14. Gel fixative: 50% methanol, 7% acetic acid, 43% dH2O.

15. Coomassie blue staining solution: 0.1% Coomassie Brilliant Blue R-250, 40% methanol, 10% acetic acid, 50% dH2O.

16. Gel destain: 25% methanol, 7% acetic acid, 68% dH2O.

17. Alcian blue staining solution: 0.5% Alcian blue (8GX, Sigma Chemical Co), 7% acetic acid, 93% dH2O.

18. Alcian blue destain solution: 7% acetic acid, 93% dH2O.

3. Methods

3.1. Quantitation of Glycosaminoglycans

1. Dissect tendon tissue free of muscle and fat, cut into chunks about 3 mm on a side, weigh, lyophilize, weigh again (see Note 1 and bovine tendon water content, Table 1).

2. Add papain digestion solution to tissue at 50 mg dry tissue/1 mL enzyme in 2-mL screw cap tubes. Incubate at 65°C until tissue pieces have disappeared (6-18 h, see Note 2).

3. Centrifuge and remove the supernatant. Dilute supernatant with equal volume of dH2O to assure low salt concentration.

4. Pour columns containing 0.3 mL DE-52 in water (see Note 3).

5. Apply 1 mL of diluted sample to DEAE cellulose in column; collect the flow-through (see Note 4).

6. Rinse column with 20 mL of 0.02 M HCl to remove loosely adherent molecules. Elute the glycosaminoglycans into a clean tube with 2 mL of 1 M HCl.

Table 2

Uronic Acid Content of Adult Flexor Tendons (^g uronic acid/mg dry weight)

Table 2

Uronic Acid Content of Adult Flexor Tendons (^g uronic acid/mg dry weight)

Tissue

1

2

3

Tens.

3.1

2.6

2.1

2.8

2.2

2.3

X =

2.6 + 0.4

3.3

2.2

2.4

Comp.

7.1

7.1

6.0

5.8

6.8

6.3

X =

6.4 + 0.8

5.2

7.9

5.7

Samples of dry tendon were digested with papain, passed over a small column of DEAE cellulose, and the isolated glycosaminoglycans assessed for uronic acid content. Note that tissue from the compressed region of tendon contains a higher amount of uronic acid.

7. Determine the amount of GAG uronic acid spectrophotometrically using the orcinol reagent and uronic acid standards (4). Combine 0.5 mL of glycosaminoglycan sample or standard with 1.5 mL of orcinol reagent in Pyrex test tube, place in heat block at 100°C for 20 min, cool to room temperature, read OD at 670 nm within 30 min, and calculate micrograms of uronic acid per milligram of tissue dry weight (see Notes 5-7, and tendon uronic acid content, Table 2)

3.2. Isolation of Proteoglycans

1. Chop the tissue into chunks ~3 mm on a side and freeze immediately with liquid nitrogen (see Note 8).

2. Powder the frozen chunks of tissue (see Note 9).

3. Extract tissue in 4 M guanidine buffer + protease inhibitors for 24 h at 4°C with rocking. A good ratio of tissue wet weight to extraction fluid is about 1/20 (see Note 10). The efficiency of proteoglycan extraction from powdered tendon was higher than extraction from tissue chunks (see Tables 3 and 4).

4. Centrifuge in Beckman JA-17 fixed-angle rotor at 3440g (5000 rpm) for 10 min; carefully remove the supernatant.

5. Repeat the extraction with fresh buffer, centrifuge, and combine supernatants (see Note 11).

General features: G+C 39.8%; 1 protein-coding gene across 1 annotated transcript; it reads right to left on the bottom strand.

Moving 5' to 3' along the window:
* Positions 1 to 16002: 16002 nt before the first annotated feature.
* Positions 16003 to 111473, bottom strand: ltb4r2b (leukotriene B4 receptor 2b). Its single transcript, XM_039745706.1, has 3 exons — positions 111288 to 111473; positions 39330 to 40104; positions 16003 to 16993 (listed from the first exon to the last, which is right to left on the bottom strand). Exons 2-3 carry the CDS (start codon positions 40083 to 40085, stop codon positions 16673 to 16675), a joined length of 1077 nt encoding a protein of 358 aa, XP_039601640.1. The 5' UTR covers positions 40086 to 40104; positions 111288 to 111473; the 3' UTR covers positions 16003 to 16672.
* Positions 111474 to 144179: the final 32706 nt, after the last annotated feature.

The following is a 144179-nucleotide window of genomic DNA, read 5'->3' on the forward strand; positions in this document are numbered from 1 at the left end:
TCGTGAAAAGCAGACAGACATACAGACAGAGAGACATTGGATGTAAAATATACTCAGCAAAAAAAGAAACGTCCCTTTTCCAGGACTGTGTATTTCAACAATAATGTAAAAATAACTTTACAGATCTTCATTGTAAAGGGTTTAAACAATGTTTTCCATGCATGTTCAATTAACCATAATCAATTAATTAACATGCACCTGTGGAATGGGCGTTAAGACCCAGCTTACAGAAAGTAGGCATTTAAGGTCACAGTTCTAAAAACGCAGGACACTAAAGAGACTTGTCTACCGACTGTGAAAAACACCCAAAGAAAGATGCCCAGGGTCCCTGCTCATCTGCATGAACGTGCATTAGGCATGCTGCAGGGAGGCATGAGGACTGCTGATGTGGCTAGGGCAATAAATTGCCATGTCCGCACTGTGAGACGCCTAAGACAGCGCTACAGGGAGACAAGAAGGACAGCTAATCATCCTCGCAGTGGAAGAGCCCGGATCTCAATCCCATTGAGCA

6. Dialyze the extract into 7 M urea buffer + 0.1 M NaCl (see Notes 12 and 13).

7. Apply 0.5 mL of dialyzed extract to a 1-mL column of DEAE cellulose equilibrated in 7 M urea buffer (see Note 14).

8. Rinse the column with 8 mL of 7 M urea buffer + 0.1 M NaCl followed by 3 mL of 7 M urea buffer + 0.2 M NaCl.

9. Elute proteoglycans with 1.5 mL of 7 M urea buffer + 0.8 M NaCl (see Note 15).

3.3. SDS Polyacrylamide Gel Electrophoresis of Proteoglycans

1. Precipitate the proteoglycans in ethanol to prepare samples for gel electrophoresis. For example, mix 50 ^L of sample from the ion-exchange column with 400 ^L of ethanol in a small centrifuge tube. Let stand at -20°C for several hours or in -70°C freezer for at least 1h.

Table 3

Extraction of Proteoglycan from Adult Flexor Tendons

_Tensile___Compressed_

Chunks Powder Chunks Powder

7 M Urea Total

4 M Guanidine Total

41 35 76

195 110 305

176a

63 28 91

285 131 416

748 239 987

41 172

624 122 746

1335 112 1447

aDue to tissue swelling, 15 mL of solution was added.

Chunks or powdered tendon was extracted with 7 M urea, 7 M urea + 0.1 M NaCl, or 4 M guanidine. In each case the extraction started with 200 mg dry weight of tissue and 8 mL of extraction solution. After 24 h the extracts were centrifuged, the supernatants removed, and an additional 8 mL of extraction solution added to the pellet for another 24 h. The amount of uronic acid in the supernatant of each extraction is shown, in micrograms. 1, first extraction; 2, second extraction of same tissue.

2. Spin samples in the microcentrifuge in cold for 10 min at 10,000 rpm, remove supernatant by suction, rinse pellet and tube with 1 mL cold ethanol, let stand at -20°C for at least 1h, and spin again. Dry pellet with brief lyophilization (see Note 16).

3. Solubilize pellet in 25 ^L of gel sample buffer and heat to 100°C for 5 min in a heat block. If the samples are to be reduced, add dithiothreitol or ß-mercaptoethanol to the gel sample buffer before heating.

4. The core protein of proteoglycans having chondroitin sulfate or dermatan sulfate glycosaminoglycan chains can be seen after removal of the glycosaminoglycans by digestion with chondroitinase ABC (see Note 17). Resuspend the dry proteoglycan pellet in 25 ^L of digestion buffer, add 1 ^L (0.01 unit) of enzyme, and incubate at 37°C for 1 h. Add 25 ^L of 2X gel sample buffer and heat to 100°C for 5 min in the heat block.

5. Pour 4-16% gradient gel, 1.5 mm thick (5, see Notes 18 and 19). For one gel, make solutions containing 4% and 16% acrylamide. For 4%: 6.75 mL separating buffer, 1.8 mL acrylamide + bis, 4.14 mL water, 135 ^L 10% SDS, 13.5 ^L TEMED, and 675 ^L 0.5% ammonium persulfate. For 16%: 3.38 ^L 2X separating buffer, 7.2 mL acrylamide + bis, 2.12 mL water, 135 ^L 10% SDS, 13.5 ^L TEMED, and 675 ^L 0.5% ammonium persulfate. The 16% solution is stirred while pumping it between glass plates, as it is diluted by the 4% solution.